Tie dye seems to be everywhere at the PGA Championship. From golf shoes to hats to apparel, everyone seems to be in on the trend—but it’s not a new look for those familiar with the Bay Area. Before we review our favorite looks from the PGA Championship, here’s a quick summary of where the trend originated from.
About five miles from Harding Park is the Haight-Ashbury neighborhood of San Francisco that served as inspiration for many designers looking to honor the locale with tournament scripting for the year’s first major. It was made famous by the free-spirited hippie movement of the 1960s and home to the original flower people advocating for peace and love. Tie-dye became the unofficial uniform of the movement and was further popularized by the Grateful Dead, as the band also once called Haight-Ashbury home.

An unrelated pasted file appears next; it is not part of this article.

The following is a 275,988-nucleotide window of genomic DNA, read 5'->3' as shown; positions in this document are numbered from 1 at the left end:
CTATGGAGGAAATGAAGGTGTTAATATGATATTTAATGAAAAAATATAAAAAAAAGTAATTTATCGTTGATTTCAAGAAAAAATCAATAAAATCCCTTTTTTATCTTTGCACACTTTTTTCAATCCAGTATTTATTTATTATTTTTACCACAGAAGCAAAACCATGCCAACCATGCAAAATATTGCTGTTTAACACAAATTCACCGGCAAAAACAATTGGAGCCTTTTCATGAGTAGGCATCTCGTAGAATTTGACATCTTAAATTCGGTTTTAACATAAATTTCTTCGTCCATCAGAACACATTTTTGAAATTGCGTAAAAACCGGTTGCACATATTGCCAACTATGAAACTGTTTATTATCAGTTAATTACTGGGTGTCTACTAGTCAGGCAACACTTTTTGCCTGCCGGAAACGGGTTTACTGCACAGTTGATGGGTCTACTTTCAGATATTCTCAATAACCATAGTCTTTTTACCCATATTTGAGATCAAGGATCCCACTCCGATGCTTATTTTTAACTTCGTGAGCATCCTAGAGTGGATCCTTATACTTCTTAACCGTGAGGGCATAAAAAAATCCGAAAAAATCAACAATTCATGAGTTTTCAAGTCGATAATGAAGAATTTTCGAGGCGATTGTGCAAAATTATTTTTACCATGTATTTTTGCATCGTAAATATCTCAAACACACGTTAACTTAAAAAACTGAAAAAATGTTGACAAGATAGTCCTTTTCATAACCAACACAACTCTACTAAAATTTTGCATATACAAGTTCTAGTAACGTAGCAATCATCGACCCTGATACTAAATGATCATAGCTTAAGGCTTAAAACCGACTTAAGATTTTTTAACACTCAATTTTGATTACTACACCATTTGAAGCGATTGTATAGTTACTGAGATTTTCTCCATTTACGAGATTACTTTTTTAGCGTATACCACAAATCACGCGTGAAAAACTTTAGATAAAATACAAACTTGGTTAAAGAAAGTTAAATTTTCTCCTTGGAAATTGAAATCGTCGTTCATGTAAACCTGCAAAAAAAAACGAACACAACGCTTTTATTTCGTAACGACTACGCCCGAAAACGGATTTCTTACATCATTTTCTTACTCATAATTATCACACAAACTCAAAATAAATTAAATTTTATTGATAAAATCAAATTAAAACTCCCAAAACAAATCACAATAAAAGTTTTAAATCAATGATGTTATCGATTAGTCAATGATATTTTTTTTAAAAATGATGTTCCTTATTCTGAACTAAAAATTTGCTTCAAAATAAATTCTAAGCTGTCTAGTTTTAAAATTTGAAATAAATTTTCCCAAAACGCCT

Brands like Nike, Puma and Adidas remixed the pattern into unique looks that work great for golf. Puma was the first to release a collection in early May that included golf shirts, hats, shoes and a crew-neck sweatshirt with allover tie-dye patterns. During the first round of the tournament, we saw Rickie Fowler rock a blue tie-dye hat from the line.
The Roshe was among the first styles to sell out from Nike, followed by the trendy Air Max 97s. Limited sizes are still available in the Jordan 5 Low G, Air Zoom Infinity Tour and Air Zoom Victory Tour versions.
Brooks Kopeka also debuted a new tie-dye hat for the brand, wearing the light blue Nike Aerobill 99 hat ($35) during the first round and a darker version during the second.
Not technically tie-dye but a similar look, Tony Finau teed it up in an airy blue pattern that was designed to replicate the San Francisco fog patterns.
Adidas released a tie-dye golf shoe inspired by the 1967 “Summer of Love” in June that we haven’t yet seen at Harding Park, but we’re on the lookout for it. The ultra-stylish shoes sold out almost instantly online.